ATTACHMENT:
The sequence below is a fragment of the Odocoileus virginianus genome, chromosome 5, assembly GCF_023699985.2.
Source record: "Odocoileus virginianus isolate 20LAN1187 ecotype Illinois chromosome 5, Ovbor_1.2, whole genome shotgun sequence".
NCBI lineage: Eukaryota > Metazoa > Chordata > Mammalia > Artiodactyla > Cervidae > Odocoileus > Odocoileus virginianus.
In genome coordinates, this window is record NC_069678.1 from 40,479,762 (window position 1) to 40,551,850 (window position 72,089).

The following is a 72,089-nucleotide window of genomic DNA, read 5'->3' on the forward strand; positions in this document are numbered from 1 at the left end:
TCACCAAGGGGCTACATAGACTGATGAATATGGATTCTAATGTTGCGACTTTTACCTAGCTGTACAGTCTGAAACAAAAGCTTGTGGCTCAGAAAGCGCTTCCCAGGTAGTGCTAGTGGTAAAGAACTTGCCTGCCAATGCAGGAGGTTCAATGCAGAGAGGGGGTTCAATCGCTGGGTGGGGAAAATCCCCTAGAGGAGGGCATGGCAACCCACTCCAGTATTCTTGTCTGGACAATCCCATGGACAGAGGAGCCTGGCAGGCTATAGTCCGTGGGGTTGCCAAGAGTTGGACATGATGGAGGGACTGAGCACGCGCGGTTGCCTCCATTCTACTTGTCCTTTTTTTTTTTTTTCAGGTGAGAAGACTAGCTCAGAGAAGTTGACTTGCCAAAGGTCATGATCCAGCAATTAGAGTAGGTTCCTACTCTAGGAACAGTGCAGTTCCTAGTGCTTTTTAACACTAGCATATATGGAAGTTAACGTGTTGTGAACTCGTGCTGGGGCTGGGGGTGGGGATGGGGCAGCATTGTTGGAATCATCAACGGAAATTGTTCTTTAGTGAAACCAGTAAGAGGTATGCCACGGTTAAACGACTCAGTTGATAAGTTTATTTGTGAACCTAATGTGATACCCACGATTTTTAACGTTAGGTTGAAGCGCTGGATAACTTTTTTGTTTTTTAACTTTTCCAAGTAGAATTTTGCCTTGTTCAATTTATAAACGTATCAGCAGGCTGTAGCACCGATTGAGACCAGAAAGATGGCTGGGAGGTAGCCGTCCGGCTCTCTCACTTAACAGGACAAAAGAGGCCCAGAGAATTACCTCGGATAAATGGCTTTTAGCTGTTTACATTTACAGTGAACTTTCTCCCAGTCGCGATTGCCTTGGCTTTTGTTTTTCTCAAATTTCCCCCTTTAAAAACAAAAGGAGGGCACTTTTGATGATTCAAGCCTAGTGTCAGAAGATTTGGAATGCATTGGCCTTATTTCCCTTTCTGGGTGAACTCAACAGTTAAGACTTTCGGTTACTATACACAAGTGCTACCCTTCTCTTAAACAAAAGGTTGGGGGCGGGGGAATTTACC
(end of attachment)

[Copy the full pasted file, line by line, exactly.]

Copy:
The sequence below is a fragment of the Odocoileus virginianus genome, chromosome 5, assembly GCF_023699985.2.
Source record: "Odocoileus virginianus isolate 20LAN1187 ecotype Illinois chromosome 5, Ovbor_1.2, whole genome shotgun sequence".
NCBI lineage: Eukaryota > Metazoa > Chordata > Mammalia > Artiodactyla > Cervidae > Odocoileus > Odocoileus virginianus.
In genome coordinates, this window is record NC_069678.1 from 40,479,762 (window position 1) to 40,551,850 (window position 72,089).

The following is a 72,089-nucleotide window of genomic DNA, read 5'->3' on the forward strand; positions in this document are numbered from 1 at the left end:
TCACCAAGGGGCTACATAGACTGATGAATATGGATTCTAATGTTGCGACTTTTACCTAGCTGTACAGTCTGAAACAAAAGCTTGTGGCTCAGAAAGCGCTTCCCAGGTAGTGCTAGTGGTAAAGAACTTGCCTGCCAATGCAGGAGGTTCAATGCAGAGAGGGGGTTCAATCGCTGGGTGGGGAAAATCCCCTAGAGGAGGGCATGGCAACCCACTCCAGTATTCTTGTCTGGACAATCCCATGGACAGAGGAGCCTGGCAGGCTATAGTCCGTGGGGTTGCCAAGAGTTGGACATGATGGAGGGACTGAGCACGCGCGGTTGCCTCCATTCTACTTGTCCTTTTTTTTTTTTTTCAGGTGAGAAGACTAGCTCAGAGAAGTTGACTTGCCAAAGGTCATGATCCAGCAATTAGAGTAGGTTCCTACTCTAGGAACAGTGCAGTTCCTAGTGCTTTTTAACACTAGCATATATGGAAGTTAACGTGTTGTGAACTCGTGCTGGGGCTGGGGGTGGGGATGGGGCAGCATTGTTGGAATCATCAACGGAAATTGTTCTTTAGTGAAACCAGTAAGAGGTATGCCACGGTTAAACGACTCAGTTGATAAGTTTATTTGTGAACCTAATGTGATACCCACGATTTTTAACGTTAGGTTGAAGCGCTGGATAACTTTTTTGTTTTTTAACTTTTCCAAGTAGAATTTTGCCTTGTTCAATTTATAAACGTATCAGCAGGCTGTAGCACCGATTGAGACCAGAAAGATGGCTGGGAGGTAGCCGTCCGGCTCTCTCACTTAACAGGACAAAAGAGGCCCAGAGAATTACCTCGGATAAATGGCTTTTAGCTGTTTACATTTACAGTGAACTTTCTCCCAGTCGCGATTGCCTTGGCTTTTGTTTTTCTCAAATTTCCCCCTTTAAAAACAAAAGGAGGGCACTTTTGATGATTCAAGCCTAGTGTCAGAAGATTTGGAATGCATTGGCCTTATTTCCCTTTCTGGGTGAACTCAACAGTTAAGACTTTCGGTTACTATACACAAGTGCTACCCTTCTCTTAAACAAAAGGTTGGGGGCGGGGGAATTTACC